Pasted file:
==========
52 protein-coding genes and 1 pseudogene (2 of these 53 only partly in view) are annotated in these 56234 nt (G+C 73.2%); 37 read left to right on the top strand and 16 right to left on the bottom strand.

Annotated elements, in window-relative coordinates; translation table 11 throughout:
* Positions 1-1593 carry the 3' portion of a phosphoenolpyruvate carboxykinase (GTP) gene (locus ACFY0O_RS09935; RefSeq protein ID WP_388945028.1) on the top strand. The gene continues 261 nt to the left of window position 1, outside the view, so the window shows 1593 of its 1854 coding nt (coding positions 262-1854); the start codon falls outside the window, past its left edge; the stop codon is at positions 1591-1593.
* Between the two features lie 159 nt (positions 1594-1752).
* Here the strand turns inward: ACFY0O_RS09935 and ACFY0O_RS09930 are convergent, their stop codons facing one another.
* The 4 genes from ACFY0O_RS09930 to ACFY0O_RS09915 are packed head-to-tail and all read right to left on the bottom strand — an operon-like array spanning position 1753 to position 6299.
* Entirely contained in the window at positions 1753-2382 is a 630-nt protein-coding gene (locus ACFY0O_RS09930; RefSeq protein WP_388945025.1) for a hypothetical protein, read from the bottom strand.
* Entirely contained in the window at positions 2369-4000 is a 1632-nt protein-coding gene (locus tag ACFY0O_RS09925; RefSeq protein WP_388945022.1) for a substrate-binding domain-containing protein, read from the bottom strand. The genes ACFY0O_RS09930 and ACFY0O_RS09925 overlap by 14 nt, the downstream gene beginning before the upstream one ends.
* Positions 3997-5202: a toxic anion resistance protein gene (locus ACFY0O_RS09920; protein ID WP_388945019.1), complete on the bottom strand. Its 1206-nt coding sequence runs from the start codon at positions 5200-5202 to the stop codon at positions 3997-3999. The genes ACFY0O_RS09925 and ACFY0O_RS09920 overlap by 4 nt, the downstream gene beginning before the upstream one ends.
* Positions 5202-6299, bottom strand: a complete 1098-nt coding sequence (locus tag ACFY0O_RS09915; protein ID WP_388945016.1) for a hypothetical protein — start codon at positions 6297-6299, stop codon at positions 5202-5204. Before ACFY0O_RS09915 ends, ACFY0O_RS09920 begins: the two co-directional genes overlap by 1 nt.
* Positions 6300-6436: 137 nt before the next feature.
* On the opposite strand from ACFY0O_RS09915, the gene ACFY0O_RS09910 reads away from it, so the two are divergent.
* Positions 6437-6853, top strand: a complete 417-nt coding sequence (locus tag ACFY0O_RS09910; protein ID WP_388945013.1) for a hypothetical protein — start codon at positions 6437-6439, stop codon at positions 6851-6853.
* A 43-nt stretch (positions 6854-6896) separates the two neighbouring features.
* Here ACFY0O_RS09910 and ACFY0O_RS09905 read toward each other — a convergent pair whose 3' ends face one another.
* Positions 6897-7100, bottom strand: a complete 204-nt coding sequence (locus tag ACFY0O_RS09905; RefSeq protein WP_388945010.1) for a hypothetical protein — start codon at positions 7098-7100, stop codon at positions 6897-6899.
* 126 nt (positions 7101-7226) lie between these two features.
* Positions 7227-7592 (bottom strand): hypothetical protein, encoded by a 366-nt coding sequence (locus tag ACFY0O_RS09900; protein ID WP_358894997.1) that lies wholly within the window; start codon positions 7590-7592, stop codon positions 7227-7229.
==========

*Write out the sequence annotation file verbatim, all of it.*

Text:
52 protein-coding genes and 1 pseudogene (2 of these 53 only partly in view) are annotated in these 56234 nt (G+C 73.2%); 37 read left to right on the top strand and 16 right to left on the bottom strand.

Annotated elements, in window-relative coordinates; translation table 11 throughout:
* Positions 1-1593 carry the 3' portion of a phosphoenolpyruvate carboxykinase (GTP) gene (locus ACFY0O_RS09935; RefSeq protein ID WP_388945028.1) on the top strand. The gene continues 261 nt to the left of window position 1, outside the view, so the window shows 1593 of its 1854 coding nt (coding positions 262-1854); the start codon falls outside the window, past its left edge; the stop codon is at positions 1591-1593.
* Between the two features lie 159 nt (positions 1594-1752).
* Here the strand turns inward: ACFY0O_RS09935 and ACFY0O_RS09930 are convergent, their stop codons facing one another.
* The 4 genes from ACFY0O_RS09930 to ACFY0O_RS09915 are packed head-to-tail and all read right to left on the bottom strand — an operon-like array spanning position 1753 to position 6299.
* Entirely contained in the window at positions 1753-2382 is a 630-nt protein-coding gene (locus ACFY0O_RS09930; RefSeq protein WP_388945025.1) for a hypothetical protein, read from the bottom strand.
* Entirely contained in the window at positions 2369-4000 is a 1632-nt protein-coding gene (locus tag ACFY0O_RS09925; RefSeq protein WP_388945022.1) for a substrate-binding domain-containing protein, read from the bottom strand. The genes ACFY0O_RS09930 and ACFY0O_RS09925 overlap by 14 nt, the downstream gene beginning before the upstream one ends.
* Positions 3997-5202: a toxic anion resistance protein gene (locus ACFY0O_RS09920; protein ID WP_388945019.1), complete on the bottom strand. Its 1206-nt coding sequence runs from the start codon at positions 5200-5202 to the stop codon at positions 3997-3999. The genes ACFY0O_RS09925 and ACFY0O_RS09920 overlap by 4 nt, the downstream gene beginning before the upstream one ends.
* Positions 5202-6299, bottom strand: a complete 1098-nt coding sequence (locus tag ACFY0O_RS09915; protein ID WP_388945016.1) for a hypothetical protein — start codon at positions 6297-6299, stop codon at positions 5202-5204. Before ACFY0O_RS09915 ends, ACFY0O_RS09920 begins: the two co-directional genes overlap by 1 nt.
* Positions 6300-6436: 137 nt before the next feature.
* On the opposite strand from ACFY0O_RS09915, the gene ACFY0O_RS09910 reads away from it, so the two are divergent.
* Positions 6437-6853, top strand: a complete 417-nt coding sequence (locus tag ACFY0O_RS09910; protein ID WP_388945013.1) for a hypothetical protein — start codon at positions 6437-6439, stop codon at positions 6851-6853.
* A 43-nt stretch (positions 6854-6896) separates the two neighbouring features.
* Here ACFY0O_RS09910 and ACFY0O_RS09905 read toward each other — a convergent pair whose 3' ends face one another.
* Positions 6897-7100, bottom strand: a complete 204-nt coding sequence (locus tag ACFY0O_RS09905; RefSeq protein WP_388945010.1) for a hypothetical protein — start codon at positions 7098-7100, stop codon at positions 6897-6899.
* 126 nt (positions 7101-7226) lie between these two features.
* Positions 7227-7592 (bottom strand): hypothetical protein, encoded by a 366-nt coding sequence (locus tag ACFY0O_RS09900; protein ID WP_358894997.1) that lies wholly within the window; start codon positions 7590-7592, stop codon positions 7227-7229.